Pietro Giovanni Guarneri
Pietro Giovanni Guarneri (1655–1720), also known as Pietro da Mantua or Peter Guarnerius of Mantua was a violin maker of the Guarneri family who also worked as a professional musician. Today his instruments are highly regarded, though quite rare. They are played by musicians such as Joseph Szigeti.
Pietro Guarneri was the eldest son of the master luthier Andrea Guarneri and Anna Maria di Orcelli, born in Cremona, Italy on the 18th of February 1655. Although the exact date he began working in his father's workshop is unknown, experts have found traces of his workmanship beginning about 1670 in instruments labeled as Andrea Guarneri. His work appears in many instruments between 1670 and 1678, and some seem to be wholly his own work though, unlike his younger brother Giuseppe filius Andrea Guarneri, he never used his own label while working with their father. His early work shows not only promising ability and craftsmanship, but also a pronounced tendency to express his own personality and follow his own ideas. He quickly developed his own style, noticeable in its distinctive f-holes, precise corners and purfling, and a fuller arching than his father used. Evidence from his father's will indicates that father and son did not work together in the family workshop harmoniously, and Pietro left Cremona altogether in 1679, eventually establishing himself in Mantua.
In 1677 Pietro married Caterina Sassagni, and they had a son in the following year. In 1694, he appears in the census in Mantua as having remarried to Lucia Guidi, and having five children, none of whom followed their father into violin making.
Even while he was in Cremona violin making was not his only interest. He also developed himself as a violin and viol player. By 1685, he was accomplished enough to perform for the Duke of Mantua as a violin soloist, and play a viol in the Mantuan Court Orchestra. His musicianship is unique among the great Italian violin makers of the classical period. He is the only one who left any record of musical ability, and certainly the only one who pursued both violin making and performing professionally. He also appears to be the earliest known violin maker in the city of Mantua, though doubtless there were many viol and lute makers. The city was already famous for its music, being home to the composer Monteverdi and Duke Vincenzo I of Gonzaga, a composer and patron of the arts. Singular as his musical achievements may have been, they sadly resulted in Pietro making few instruments. Today not more than fifty of his violins are thought to exist, and there are no known violas or violoncelli.*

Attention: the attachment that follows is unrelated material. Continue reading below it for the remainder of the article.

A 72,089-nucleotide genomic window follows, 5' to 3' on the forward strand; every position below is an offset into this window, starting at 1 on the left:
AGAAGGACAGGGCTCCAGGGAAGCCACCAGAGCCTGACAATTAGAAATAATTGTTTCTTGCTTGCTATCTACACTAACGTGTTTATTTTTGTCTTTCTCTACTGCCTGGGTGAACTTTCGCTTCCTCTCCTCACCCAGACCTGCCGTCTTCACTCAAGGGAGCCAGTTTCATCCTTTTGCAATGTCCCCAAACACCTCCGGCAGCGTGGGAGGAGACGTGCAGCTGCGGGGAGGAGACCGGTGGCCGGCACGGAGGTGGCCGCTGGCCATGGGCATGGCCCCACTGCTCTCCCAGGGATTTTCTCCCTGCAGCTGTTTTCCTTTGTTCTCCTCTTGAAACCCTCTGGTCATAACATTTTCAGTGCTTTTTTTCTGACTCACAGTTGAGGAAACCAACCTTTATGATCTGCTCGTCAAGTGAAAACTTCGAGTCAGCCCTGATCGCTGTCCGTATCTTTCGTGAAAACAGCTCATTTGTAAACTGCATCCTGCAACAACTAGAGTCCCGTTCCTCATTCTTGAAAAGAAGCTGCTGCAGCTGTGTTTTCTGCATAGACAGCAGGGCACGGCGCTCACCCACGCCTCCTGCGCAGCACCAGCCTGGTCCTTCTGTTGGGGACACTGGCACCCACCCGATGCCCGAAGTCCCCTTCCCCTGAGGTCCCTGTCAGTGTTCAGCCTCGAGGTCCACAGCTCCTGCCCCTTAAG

*Although William Henry Hill states that there are no Pietro Guarneri violoncelli in his 1931 book The Violin Makers of the Guarneri Family: Their Life and Work, in 1951 Emil Herrmann, a respected authority on stringed instruments, certified a 'cello that was labeled and had been previously attributed to Andrea Guarneri as made by his son Pietro
Pietro inherited from his father basics of the Amati form and concept of the violin, but his style quickly developed as distinctly his own. His workmanship was much finer and more controlled than his father's, and his instruments demonstrate a harmony of elements rarely equaled by his father, which indicates a superior eye for form. The earliest instrument that exhibits Pietro's personal label is dated 1685, and was made in Mantua. This instrument's curves are slightly stiffened and elongated in a Stradivarian style. In general Pietro's instruments were the standard 14 inches long, and tended to be of a narrow pattern with rather elongated bouts. The corners and edgework were light, delicate and deeply fluted. His f-holes were based on an Amati template, but the top and bottom holes were larger than any Amati's, and the nicks more deeply cut.
Even before he left his father's workshop, Pietro experimented with ornamentation on his instruments, possibly to increase their value. He sometimes added fleur-de-lis at the corners and at times added a second line of purfling. However his attempts at embellishment always fell short those he was probably copying: Nicolò Amati and Antonio Stradivari.
From 1700 onward, he abandoned the Amati-like delicacy of his earlier work and adopted a larger, more masculine style. His model remained basically the same, though with increased width, enlarged edges, corners and f-holes. His massive scrolls are especially distinctive in this period, with the intermediate turn of the volute being left so high that the eyes appear dwarfed.
Throughout his career Pietro Guarneri was fastidious in his choice of wood. He accepted no compromises, and his maple is often of foreign growth and exceptional appearance. His varnish, likewise, was first quality, ranging in colour from golden-brown to orange to a brilliant red.
- Hill, William Henry (1932). The Violin Makers of the Guarneri Family: Their Life and Work. London: W.E. Hill & Sons. OCLC 23741230.
-  Cozio.com Identification and pricing of old string instruments.